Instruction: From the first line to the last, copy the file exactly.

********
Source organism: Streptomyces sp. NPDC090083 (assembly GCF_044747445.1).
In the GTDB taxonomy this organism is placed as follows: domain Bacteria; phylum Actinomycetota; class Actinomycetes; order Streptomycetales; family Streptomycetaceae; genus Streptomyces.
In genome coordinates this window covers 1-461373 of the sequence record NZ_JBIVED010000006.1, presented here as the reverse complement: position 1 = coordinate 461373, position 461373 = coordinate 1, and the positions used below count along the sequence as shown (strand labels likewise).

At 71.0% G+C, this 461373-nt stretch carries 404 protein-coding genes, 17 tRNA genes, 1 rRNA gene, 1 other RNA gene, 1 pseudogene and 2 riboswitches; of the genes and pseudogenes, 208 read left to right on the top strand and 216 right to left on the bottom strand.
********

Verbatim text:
Source organism: Streptomyces sp. NPDC090083 (assembly GCF_044747445.1).
In the GTDB taxonomy this organism is placed as follows: domain Bacteria; phylum Actinomycetota; class Actinomycetes; order Streptomycetales; family Streptomycetaceae; genus Streptomyces.
In genome coordinates this window covers 1-461373 of the sequence record NZ_JBIVED010000006.1, presented here as the reverse complement: position 1 = coordinate 461373, position 461373 = coordinate 1, and the positions used below count along the sequence as shown (strand labels likewise).

At 71.0% G+C, this 461373-nt stretch carries 404 protein-coding genes, 17 tRNA genes, 1 rRNA gene, 1 other RNA gene, 1 pseudogene and 2 riboswitches; of the genes and pseudogenes, 208 read left to right on the top strand and 216 right to left on the bottom strand.